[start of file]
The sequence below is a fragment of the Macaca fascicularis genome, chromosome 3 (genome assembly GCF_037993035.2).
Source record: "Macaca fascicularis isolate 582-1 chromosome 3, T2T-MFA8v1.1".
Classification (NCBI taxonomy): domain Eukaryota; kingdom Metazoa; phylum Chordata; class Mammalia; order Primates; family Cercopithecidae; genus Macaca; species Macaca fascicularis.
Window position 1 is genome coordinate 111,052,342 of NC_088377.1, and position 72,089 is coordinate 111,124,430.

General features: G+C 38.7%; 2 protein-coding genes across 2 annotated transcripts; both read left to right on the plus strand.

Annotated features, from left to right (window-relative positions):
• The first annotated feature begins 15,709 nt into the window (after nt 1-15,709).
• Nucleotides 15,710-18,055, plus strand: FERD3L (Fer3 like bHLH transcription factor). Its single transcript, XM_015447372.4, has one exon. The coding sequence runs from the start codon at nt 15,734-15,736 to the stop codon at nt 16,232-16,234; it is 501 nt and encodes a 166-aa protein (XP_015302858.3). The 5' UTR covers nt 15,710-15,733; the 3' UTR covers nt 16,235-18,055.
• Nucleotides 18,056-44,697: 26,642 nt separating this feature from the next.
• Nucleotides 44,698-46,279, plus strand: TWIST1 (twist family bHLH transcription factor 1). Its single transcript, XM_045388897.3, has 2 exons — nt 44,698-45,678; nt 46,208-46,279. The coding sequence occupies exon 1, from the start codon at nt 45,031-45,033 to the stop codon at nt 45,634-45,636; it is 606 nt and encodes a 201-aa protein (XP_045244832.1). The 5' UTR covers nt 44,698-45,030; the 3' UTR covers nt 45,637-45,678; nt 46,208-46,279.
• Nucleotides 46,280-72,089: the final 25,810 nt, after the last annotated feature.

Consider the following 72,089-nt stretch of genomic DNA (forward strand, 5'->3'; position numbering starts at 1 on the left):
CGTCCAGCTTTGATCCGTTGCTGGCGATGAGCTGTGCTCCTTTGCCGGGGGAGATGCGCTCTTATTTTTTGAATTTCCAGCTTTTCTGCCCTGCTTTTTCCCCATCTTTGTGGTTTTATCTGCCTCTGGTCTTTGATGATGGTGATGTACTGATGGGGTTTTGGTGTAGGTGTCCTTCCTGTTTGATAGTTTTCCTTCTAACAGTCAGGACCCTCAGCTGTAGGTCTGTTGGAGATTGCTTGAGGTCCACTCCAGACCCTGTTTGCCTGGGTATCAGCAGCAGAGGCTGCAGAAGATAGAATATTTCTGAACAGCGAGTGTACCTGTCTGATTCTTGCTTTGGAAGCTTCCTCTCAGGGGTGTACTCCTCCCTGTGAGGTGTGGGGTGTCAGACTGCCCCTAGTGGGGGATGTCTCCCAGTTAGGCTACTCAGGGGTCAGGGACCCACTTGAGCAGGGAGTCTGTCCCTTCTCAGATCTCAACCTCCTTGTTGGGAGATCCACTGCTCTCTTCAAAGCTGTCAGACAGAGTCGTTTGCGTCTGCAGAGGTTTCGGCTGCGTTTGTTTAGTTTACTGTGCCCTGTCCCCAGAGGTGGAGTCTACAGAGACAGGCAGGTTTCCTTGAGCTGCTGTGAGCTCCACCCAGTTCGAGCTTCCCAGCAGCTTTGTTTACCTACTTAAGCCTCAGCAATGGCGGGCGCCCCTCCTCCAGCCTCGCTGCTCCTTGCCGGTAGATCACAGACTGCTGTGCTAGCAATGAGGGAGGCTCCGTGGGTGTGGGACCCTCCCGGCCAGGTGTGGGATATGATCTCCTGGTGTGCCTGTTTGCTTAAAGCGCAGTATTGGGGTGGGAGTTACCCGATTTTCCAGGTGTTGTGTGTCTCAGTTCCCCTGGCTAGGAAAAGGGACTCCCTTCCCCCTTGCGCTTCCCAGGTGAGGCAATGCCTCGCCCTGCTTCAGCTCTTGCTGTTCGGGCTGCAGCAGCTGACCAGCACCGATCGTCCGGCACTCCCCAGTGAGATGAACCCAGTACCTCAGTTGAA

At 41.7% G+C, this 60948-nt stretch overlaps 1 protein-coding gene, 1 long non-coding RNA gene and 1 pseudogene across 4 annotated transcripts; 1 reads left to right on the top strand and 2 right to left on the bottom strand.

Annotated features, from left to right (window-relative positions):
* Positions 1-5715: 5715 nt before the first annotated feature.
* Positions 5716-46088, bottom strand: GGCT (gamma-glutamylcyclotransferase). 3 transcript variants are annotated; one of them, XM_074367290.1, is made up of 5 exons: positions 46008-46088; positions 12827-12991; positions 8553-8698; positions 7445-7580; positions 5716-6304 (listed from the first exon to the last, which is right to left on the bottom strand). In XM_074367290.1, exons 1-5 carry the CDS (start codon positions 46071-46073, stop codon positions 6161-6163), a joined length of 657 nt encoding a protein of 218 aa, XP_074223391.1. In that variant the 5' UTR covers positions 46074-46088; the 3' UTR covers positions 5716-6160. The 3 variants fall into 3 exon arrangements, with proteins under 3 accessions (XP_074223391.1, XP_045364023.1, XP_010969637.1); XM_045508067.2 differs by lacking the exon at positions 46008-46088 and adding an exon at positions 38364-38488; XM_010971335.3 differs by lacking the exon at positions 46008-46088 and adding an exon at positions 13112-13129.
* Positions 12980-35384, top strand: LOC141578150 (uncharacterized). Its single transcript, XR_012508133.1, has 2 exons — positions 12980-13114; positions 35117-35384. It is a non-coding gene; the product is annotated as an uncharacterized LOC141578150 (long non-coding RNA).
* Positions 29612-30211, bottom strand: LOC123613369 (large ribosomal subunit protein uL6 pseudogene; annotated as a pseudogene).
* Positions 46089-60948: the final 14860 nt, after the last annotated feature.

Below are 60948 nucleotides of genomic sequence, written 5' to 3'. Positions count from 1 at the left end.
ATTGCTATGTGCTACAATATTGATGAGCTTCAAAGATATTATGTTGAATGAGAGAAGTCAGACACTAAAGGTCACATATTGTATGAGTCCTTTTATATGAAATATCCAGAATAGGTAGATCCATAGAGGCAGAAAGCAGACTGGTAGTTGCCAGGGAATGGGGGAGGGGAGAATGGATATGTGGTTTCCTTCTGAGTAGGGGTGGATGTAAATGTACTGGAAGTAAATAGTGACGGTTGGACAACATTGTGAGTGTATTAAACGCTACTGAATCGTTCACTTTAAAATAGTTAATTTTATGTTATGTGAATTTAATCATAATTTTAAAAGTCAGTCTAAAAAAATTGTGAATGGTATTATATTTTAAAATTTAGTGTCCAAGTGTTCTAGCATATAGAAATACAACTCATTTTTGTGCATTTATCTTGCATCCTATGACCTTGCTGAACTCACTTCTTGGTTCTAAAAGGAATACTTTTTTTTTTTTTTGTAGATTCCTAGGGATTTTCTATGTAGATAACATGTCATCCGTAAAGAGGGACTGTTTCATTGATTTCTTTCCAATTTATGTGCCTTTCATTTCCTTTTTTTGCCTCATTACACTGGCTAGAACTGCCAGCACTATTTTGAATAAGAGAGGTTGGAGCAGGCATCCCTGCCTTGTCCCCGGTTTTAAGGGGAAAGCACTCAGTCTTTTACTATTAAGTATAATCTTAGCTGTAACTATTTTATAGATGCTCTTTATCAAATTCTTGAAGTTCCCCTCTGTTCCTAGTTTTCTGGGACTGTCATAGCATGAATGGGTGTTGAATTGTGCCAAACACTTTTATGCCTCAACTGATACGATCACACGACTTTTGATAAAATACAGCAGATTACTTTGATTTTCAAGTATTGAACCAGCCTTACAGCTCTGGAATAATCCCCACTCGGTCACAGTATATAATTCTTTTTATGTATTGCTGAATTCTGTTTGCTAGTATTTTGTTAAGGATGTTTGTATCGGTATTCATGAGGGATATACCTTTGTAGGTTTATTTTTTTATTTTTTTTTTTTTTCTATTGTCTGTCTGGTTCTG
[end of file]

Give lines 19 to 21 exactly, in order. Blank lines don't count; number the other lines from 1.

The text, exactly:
* Positions 29612-30211, bottom strand: LOC123613369 (large ribosomal subunit protein uL6 pseudogene; annotated as a pseudogene).
* Positions 46089-60948: the final 14860 nt, after the last annotated feature.

Below are 60948 nucleotides of genomic sequence, written 5' to 3'. Positions count from 1 at the left end.